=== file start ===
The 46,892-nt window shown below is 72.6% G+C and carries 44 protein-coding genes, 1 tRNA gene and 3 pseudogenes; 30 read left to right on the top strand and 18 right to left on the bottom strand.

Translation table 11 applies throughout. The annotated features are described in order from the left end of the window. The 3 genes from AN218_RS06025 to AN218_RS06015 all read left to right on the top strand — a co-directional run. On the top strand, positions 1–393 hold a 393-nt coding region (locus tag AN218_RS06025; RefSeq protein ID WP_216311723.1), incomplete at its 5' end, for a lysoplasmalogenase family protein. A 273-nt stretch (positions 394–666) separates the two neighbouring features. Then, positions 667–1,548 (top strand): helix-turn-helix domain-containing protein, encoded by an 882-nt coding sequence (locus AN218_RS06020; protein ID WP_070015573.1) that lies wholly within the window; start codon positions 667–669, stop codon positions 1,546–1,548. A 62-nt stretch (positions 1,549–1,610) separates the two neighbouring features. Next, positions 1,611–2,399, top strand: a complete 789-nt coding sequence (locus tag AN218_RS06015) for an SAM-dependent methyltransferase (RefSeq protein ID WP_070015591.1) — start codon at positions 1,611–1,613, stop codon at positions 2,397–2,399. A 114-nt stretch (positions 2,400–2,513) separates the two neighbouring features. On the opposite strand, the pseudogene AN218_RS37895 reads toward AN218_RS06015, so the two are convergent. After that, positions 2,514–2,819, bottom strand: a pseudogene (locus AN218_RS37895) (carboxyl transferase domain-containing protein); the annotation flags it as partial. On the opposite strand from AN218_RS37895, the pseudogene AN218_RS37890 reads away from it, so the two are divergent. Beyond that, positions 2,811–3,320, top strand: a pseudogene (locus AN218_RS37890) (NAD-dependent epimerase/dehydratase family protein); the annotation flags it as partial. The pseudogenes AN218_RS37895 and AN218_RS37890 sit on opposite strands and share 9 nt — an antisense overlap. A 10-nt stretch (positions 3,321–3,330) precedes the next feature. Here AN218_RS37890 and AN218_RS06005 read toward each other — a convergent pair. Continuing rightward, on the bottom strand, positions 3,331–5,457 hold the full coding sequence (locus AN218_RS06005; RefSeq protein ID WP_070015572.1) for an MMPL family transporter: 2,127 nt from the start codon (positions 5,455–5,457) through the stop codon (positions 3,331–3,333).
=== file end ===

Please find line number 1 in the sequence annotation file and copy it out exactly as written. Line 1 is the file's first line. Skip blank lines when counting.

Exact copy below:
The 46,892-nt window shown below is 72.6% G+C and carries 44 protein-coding genes, 1 tRNA gene and 3 pseudogenes; 30 read left to right on the top strand and 18 right to left on the bottom strand.